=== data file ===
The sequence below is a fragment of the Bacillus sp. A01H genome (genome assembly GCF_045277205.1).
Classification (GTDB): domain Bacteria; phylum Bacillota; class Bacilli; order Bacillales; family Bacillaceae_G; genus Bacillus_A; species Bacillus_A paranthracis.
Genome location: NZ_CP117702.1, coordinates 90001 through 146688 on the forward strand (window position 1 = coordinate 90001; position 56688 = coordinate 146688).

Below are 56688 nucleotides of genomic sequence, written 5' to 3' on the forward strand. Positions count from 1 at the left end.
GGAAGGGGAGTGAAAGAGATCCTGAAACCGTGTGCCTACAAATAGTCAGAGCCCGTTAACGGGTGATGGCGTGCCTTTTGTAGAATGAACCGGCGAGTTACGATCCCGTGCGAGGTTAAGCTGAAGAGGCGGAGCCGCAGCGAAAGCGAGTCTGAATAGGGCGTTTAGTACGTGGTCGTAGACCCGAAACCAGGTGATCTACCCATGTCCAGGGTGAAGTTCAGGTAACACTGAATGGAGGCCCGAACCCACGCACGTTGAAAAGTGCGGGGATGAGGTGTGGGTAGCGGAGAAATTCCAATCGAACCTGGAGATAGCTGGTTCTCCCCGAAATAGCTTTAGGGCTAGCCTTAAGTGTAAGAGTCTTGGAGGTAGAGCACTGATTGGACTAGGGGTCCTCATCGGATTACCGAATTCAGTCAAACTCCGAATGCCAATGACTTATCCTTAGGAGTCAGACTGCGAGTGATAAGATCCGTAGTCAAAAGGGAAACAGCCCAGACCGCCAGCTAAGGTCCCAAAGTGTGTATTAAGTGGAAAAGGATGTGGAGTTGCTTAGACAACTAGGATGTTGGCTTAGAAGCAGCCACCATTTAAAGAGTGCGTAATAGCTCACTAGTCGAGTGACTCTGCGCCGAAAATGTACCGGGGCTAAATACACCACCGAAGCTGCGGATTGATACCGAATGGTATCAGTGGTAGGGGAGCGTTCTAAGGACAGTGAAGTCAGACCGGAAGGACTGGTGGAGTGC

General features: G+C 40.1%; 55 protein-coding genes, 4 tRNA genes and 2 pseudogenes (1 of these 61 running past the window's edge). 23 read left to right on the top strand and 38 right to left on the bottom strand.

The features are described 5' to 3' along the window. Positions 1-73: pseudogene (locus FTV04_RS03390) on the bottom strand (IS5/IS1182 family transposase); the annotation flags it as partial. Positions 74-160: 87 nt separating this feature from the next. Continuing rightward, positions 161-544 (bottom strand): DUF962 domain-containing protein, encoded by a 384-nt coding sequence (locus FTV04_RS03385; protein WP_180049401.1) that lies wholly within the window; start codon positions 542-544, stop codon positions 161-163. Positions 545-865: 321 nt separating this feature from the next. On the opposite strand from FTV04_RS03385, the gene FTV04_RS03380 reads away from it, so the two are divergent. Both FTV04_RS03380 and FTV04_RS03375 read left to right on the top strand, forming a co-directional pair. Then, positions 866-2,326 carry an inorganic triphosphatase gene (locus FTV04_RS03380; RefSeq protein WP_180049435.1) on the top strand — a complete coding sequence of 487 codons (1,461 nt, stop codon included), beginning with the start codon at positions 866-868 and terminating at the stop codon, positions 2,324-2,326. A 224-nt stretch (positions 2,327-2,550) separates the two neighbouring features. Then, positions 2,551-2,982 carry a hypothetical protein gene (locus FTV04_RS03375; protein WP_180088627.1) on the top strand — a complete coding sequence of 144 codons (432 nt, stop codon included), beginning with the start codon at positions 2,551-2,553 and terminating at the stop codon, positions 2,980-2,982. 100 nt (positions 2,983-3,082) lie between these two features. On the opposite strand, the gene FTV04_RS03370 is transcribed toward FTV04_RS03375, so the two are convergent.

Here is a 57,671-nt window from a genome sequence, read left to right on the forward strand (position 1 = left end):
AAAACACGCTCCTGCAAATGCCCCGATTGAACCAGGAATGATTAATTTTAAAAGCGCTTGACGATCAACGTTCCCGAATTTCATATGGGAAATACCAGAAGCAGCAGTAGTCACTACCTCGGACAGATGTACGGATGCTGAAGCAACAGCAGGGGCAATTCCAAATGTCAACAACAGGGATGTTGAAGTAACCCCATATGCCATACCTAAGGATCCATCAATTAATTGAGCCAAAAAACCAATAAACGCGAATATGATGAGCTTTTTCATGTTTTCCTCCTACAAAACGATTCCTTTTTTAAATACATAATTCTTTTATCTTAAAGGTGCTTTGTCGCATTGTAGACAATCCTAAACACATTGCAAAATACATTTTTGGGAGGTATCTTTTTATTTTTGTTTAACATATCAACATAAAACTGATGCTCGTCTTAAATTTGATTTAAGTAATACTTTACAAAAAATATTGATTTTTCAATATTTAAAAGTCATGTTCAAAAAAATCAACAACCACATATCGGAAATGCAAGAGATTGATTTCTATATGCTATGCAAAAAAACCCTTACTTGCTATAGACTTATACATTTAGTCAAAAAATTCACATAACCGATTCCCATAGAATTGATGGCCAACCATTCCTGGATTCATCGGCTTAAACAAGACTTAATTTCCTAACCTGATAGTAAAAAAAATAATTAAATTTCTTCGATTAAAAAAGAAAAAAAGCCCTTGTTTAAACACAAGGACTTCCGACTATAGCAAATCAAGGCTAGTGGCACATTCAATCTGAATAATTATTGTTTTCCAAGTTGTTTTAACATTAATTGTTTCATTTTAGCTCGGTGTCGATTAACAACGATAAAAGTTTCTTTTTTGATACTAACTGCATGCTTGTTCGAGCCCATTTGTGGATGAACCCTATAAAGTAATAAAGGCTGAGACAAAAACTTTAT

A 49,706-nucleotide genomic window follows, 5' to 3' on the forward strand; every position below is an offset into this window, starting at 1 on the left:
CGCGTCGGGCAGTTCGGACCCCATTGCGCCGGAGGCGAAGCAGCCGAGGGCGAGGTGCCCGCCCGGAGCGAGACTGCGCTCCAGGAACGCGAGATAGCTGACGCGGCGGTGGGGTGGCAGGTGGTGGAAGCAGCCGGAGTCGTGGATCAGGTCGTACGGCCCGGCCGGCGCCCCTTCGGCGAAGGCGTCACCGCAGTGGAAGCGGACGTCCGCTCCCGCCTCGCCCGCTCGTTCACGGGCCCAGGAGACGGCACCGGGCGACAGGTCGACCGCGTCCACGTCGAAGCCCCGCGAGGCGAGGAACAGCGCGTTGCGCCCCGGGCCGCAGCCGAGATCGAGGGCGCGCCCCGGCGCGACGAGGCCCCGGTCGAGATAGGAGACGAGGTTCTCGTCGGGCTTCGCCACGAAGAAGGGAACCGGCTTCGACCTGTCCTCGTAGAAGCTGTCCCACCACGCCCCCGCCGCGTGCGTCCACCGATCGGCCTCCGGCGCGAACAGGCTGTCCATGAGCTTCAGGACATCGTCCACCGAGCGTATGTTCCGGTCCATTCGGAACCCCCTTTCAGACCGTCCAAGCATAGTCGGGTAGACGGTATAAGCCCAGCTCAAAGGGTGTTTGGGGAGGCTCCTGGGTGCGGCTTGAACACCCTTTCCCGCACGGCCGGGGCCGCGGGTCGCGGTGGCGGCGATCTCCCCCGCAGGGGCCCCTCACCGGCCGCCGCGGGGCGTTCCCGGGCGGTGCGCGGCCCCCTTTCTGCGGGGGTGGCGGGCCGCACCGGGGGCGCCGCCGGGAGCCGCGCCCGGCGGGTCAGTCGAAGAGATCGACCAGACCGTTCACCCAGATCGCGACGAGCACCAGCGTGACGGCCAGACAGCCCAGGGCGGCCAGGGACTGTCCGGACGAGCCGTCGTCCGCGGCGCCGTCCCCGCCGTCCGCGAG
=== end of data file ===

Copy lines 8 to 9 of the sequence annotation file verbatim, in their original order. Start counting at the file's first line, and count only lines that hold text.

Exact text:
Here is a 57,671-nt window from a genome sequence, read left to right on the forward strand (position 1 = left end):
AAAACACGCTCCTGCAAATGCCCCGATTGAACCAGGAATGATTAATTTTAAAAGCGCTTGACGATCAACGTTCCCGAATTTCATATGGGAAATACCAGAAGCAGCAGTAGTCACTACCTCGGACAGATGTACGGATGCTGAAGCAACAGCAGGGGCAATTCCAAATGTCAACAACAGGGATGTTGAAGTAACCCCATATGCCATACCTAAGGATCCATCAATTAATTGAGCCAAAAAACCAATAAACGCGAATATGATGAGCTTTTTCATGTTTTCCTCCTACAAAACGATTCCTTTTTTAAATACATAATTCTTTTATCTTAAAGGTGCTTTGTCGCATTGTAGACAATCCTAAACACATTGCAAAATACATTTTTGGGAGGTATCTTTTTATTTTTGTTTAACATATCAACATAAAACTGATGCTCGTCTTAAATTTGATTTAAGTAATACTTTACAAAAAATATTGATTTTTCAATATTTAAAAGTCATGTTCAAAAAAATCAACAACCACATATCGGAAATGCAAGAGATTGATTTCTATATGCTATGCAAAAAAACCCTTACTTGCTATAGACTTATACATTTAGTCAAAAAATTCACATAACCGATTCCCATAGAATTGATGGCCAACCATTCCTGGATTCATCGGCTTAAACAAGACTTAATTTCCTAACCTGATAGTAAAAAAAATAATTAAATTTCTTCGATTAAAAAAGAAAAAAAGCCCTTGTTTAAACACAAGGACTTCCGACTATAGCAAATCAAGGCTAGTGGCACATTCAATCTGAATAATTATTGTTTTCCAAGTTGTTTTAACATTAATTGTTTCATTTTAGCTCGGTGTCGATTAACAACGATAAAAGTTTCTTTTTTGATACTAACTGCATGCTTGTTCGAGCCCATTTGTGGATGAACCCTATAAAGTAATAAAGGCTGAGACAAAAACTTTAT